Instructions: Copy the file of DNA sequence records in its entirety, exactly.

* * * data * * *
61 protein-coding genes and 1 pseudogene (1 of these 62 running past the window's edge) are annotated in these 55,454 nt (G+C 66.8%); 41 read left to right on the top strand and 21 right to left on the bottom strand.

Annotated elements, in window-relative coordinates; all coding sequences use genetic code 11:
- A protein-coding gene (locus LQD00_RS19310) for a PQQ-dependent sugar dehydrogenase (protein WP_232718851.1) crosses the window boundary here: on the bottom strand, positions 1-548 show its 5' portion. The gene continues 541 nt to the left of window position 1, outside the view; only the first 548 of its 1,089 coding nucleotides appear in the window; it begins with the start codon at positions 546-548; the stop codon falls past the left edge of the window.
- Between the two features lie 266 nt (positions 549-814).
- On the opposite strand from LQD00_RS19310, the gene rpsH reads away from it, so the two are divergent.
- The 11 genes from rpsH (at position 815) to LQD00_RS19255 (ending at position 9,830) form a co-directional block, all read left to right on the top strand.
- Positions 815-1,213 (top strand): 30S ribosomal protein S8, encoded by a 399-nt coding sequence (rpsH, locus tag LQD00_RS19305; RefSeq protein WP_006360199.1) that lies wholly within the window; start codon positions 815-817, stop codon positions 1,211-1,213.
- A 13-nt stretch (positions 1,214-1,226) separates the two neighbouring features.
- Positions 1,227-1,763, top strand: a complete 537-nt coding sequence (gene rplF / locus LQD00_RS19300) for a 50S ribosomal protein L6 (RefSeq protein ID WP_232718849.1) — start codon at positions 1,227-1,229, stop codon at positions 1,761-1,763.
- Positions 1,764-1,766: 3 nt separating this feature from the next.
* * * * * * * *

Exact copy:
61 protein-coding genes and 1 pseudogene (1 of these 62 running past the window's edge) are annotated in these 55,454 nt (G+C 66.8%); 41 read left to right on the top strand and 21 right to left on the bottom strand.

Annotated elements, in window-relative coordinates; all coding sequences use genetic code 11:
- A protein-coding gene (locus LQD00_RS19310) for a PQQ-dependent sugar dehydrogenase (protein WP_232718851.1) crosses the window boundary here: on the bottom strand, positions 1-548 show its 5' portion. The gene continues 541 nt to the left of window position 1, outside the view; only the first 548 of its 1,089 coding nucleotides appear in the window; it begins with the start codon at positions 546-548; the stop codon falls past the left edge of the window.
- Between the two features lie 266 nt (positions 549-814).
- On the opposite strand from LQD00_RS19310, the gene rpsH reads away from it, so the two are divergent.
- The 11 genes from rpsH (at position 815) to LQD00_RS19255 (ending at position 9,830) form a co-directional block, all read left to right on the top strand.
- Positions 815-1,213 (top strand): 30S ribosomal protein S8, encoded by a 399-nt coding sequence (rpsH, locus tag LQD00_RS19305; RefSeq protein WP_006360199.1) that lies wholly within the window; start codon positions 815-817, stop codon positions 1,211-1,213.
- A 13-nt stretch (positions 1,214-1,226) separates the two neighbouring features.
- Positions 1,227-1,763, top strand: a complete 537-nt coding sequence (gene rplF / locus LQD00_RS19300) for a 50S ribosomal protein L6 (RefSeq protein ID WP_232718849.1) — start codon at positions 1,227-1,229, stop codon at positions 1,761-1,763.
- Positions 1,764-1,766: 3 nt separating this feature from the next.